The cowl tag shows this to be a ’63. It has the first-for-’63 full flow engine and Prestolite alternator. It’s also a Y model, which is the longer wheelbase “Cruiser” model. Very roomy back seat with gobs of legroom, as these were often chosen for taxi duty. Studebaker always had some advanced features on their cars to balance out the warmed over body styles and dated chassis design. For example that 10″ black strip on the firewall above the body tag is the end seal of a cabin air filter!

  6. packrat

    Yes, those _are_ ’62 taillights, and I have no idea why the ’62 (one year) taillights were so much more prolific than the ’63 (one year) taillights. The local parts dealer had a triwall full of ’62 lenses, and they were about twenty dollars apiece brand new, versus 45.00 for the ’63s (twenty years ago) I still have a set of ’62 lenses somewhere that I bought for show lenses on my ’63 lark. This and the ’64 wheelcovers are both standard swap-outs because of their relative inexpensiveness.

  7. Vince Habel

    Studebaker went to the full flow oil filter on the mid 62 cars.

  8. Rick

    The other obvious clue that its a ’63 are the door frames with the thin post and chrome, ’62 had the earlier style one piece stamped sheetmetal doors (dating back to ’56?) that were much thicker around the window, and the whole door was body color.

    • Bill McCoskey

      Rick —

      Most people don’t realize the main reason for the redesign of the upper window frame area; The factory reduced the height of the window area so the car’s overall height was lower. This also included a redesign of the windshield too. It’s a 63 for sure, I had an almost identical car, same color, but my car had factory A/C. Also had a 62 Daytona convertible, red w/black interior, again with factory A/C, but 6-cylinder motor. Drove these cars as everyday vehicles up into the early 1990s, great reliable vehicles, easy to repair & fairly cheap parts.

  9. Tony Geloso

    These kind of cars are out there because I bought a ’68 Falcon Futura 4 door, with the 200 cu in motor and 3 spd auto tranny. The interior had been redone, that means the seats, kick panels and headliner. It had been painted a few years ago and there is blistering on some of the bottom door seams and in other areas. The bumpers were re-chromed. Motor is stock. There are original hubcaps and chrome trim rings. The biggest negative was that there wasn’t any heat because the original heat/air conditioning set up had ‘shit the bed.’ So, I’ve replaced the box w/ an non a/c unit and am in the process of hooking the unit up and getting it functioning. All glass is functional. Oh, of all the things not to have, there were no sun visors. Those will be on the way in a week or so. Dash was untouched, and there was no AM radio, just the slot for it on the dash, but a CD unit is there [non functional at the moment] situated on the tunnel hump. The milage on the odometer was 57.882 when I drove it back from Milford Connecticut to Albany, NY w/o a hitch. And the price was $1,800. Now comes the fun of updating some of the mechanicals, like, getting rid of the points and condensor, put in a radiator overflow tank. Eventually put headers on, and change the carb to a two barrel. I’d get you a pic, but a a friggin’ knutz w/ a digital camera. Before I found it I’d looked and found that there were too many other units that were too damn expensive. At least for my pocketbook, so this one is a find as far as I’m concerned. Comments/questions …..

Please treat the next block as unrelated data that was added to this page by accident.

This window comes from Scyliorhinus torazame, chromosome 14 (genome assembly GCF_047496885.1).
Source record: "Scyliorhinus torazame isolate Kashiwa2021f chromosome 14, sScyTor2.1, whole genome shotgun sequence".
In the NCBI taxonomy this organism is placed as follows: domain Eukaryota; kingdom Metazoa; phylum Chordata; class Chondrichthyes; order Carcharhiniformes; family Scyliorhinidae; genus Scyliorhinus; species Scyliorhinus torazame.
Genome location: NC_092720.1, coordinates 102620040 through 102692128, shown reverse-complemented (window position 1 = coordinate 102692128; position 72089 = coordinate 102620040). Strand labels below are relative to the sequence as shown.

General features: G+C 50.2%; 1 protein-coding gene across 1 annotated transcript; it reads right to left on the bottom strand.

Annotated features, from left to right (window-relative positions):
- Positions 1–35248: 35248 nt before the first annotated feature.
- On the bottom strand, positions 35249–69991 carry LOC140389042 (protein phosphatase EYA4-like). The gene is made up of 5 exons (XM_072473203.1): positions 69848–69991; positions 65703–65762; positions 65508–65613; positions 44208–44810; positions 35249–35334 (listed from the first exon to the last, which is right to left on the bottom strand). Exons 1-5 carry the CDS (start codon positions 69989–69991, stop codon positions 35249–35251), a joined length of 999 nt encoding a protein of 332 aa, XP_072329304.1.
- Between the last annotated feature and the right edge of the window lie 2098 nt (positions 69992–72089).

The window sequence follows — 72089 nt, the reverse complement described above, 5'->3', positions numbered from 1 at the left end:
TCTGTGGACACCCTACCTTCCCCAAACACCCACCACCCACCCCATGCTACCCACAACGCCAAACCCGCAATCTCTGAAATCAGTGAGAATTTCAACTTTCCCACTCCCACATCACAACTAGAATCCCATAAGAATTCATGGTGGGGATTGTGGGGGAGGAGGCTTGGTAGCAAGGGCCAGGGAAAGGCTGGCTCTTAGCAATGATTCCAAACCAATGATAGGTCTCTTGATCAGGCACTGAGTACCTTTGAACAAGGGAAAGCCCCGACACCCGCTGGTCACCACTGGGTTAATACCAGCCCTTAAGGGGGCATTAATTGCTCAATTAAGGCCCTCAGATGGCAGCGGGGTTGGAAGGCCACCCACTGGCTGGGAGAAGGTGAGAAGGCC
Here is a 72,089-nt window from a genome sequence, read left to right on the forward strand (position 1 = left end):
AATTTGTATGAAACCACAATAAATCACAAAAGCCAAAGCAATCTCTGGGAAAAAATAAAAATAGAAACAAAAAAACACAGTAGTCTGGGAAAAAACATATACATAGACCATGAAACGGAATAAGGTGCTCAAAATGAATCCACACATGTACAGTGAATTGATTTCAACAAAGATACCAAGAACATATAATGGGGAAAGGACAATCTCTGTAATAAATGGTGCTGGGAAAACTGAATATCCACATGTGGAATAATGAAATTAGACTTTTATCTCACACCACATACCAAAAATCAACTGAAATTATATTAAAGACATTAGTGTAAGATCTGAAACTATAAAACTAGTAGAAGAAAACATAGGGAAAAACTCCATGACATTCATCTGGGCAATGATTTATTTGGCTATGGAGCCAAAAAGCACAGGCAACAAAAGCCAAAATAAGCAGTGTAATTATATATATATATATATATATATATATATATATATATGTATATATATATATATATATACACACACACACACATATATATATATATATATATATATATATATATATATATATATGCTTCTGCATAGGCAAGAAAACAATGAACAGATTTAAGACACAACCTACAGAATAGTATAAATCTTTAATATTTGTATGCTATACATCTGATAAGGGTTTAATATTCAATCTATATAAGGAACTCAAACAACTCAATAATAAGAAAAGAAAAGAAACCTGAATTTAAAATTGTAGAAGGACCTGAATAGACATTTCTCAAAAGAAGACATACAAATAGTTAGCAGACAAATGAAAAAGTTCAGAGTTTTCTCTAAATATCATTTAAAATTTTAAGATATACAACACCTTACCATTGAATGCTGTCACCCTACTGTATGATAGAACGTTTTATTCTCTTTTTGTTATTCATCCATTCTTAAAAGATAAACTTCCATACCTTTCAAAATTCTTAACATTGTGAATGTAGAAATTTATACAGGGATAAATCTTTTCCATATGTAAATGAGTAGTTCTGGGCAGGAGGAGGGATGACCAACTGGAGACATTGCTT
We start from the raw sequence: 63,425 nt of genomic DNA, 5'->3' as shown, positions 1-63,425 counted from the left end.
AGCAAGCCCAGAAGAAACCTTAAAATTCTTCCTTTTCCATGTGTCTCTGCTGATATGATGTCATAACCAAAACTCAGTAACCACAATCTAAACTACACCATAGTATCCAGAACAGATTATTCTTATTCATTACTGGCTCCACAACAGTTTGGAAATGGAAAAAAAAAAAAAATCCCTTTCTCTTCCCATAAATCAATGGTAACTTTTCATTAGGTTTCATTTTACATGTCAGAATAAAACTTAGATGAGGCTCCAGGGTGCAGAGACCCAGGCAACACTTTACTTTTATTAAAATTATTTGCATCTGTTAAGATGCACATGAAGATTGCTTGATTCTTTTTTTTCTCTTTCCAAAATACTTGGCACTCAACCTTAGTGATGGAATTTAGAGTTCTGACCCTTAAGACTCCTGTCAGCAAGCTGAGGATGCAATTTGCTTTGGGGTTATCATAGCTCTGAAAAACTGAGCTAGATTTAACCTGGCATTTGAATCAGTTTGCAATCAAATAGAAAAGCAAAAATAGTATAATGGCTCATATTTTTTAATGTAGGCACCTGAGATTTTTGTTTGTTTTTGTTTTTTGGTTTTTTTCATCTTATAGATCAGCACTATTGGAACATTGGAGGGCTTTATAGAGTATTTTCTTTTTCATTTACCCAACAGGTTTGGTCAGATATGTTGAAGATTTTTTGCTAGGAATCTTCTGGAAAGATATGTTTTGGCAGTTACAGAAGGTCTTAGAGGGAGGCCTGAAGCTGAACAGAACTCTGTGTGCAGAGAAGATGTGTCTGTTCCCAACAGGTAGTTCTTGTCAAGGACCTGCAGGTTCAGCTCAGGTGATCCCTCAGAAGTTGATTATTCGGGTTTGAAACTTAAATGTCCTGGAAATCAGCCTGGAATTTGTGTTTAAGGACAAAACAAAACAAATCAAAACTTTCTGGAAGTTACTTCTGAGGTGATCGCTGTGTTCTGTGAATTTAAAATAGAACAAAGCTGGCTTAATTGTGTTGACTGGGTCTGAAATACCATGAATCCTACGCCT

10. Joe Muzy

    If it was a 2 door I’d be snapping this one up. The color is Rose Mist a one year color. The replacement parts are readily available.

  11. 68firebird

    My best buddy had one of these in the ’80s. Actually bought it from a little old lady who rarely drove it. I think it was $200 or so. It was a tank! Later someone bought it and rolled it. Never understood how they managed that. The car would shake rattle and role if you pushed it passed 60!

  12. Paul B

    Very nice. I would love it. But not underpriced at $2600, because you would spend a lot of money going through it, fixing the floors, speedo and all that stuff. Then you might want to paint it, which is another couple thousand or more. Or just not bother with paint. I could put up with the automatic with the V8, especially a recently rebuilt automatic. A good old Lark. Aside from the rust problems Stude never fixed, the Lark was the king of the compacts in my opinion. Adult room, adult ride, a real car.

  13. stillrunners

    Taillights are 62 and 63 base taillights – the Cruiser/Regals got the sunburst taillight and that small trim on the rear doors is 1962 Daytona/Regal trim….all in all good buy….especially if it’s had some suspension work.

  14. stillrunners

    Oh – that Y8 on the cowl tag should be for the Cruiser which came with a 289 and factory disk brakes for 63….but I was wrong on the side trim. The Regal which was in the middle in 62 was now bottom for 63 and the custom with this trim for 63 was in the middle now and the Regal was the base and the sunburst taillights were on all – was looking over the sale brochure than did a little cross referencing. Most of the inside trim screams Cruiser. Sill a good buy….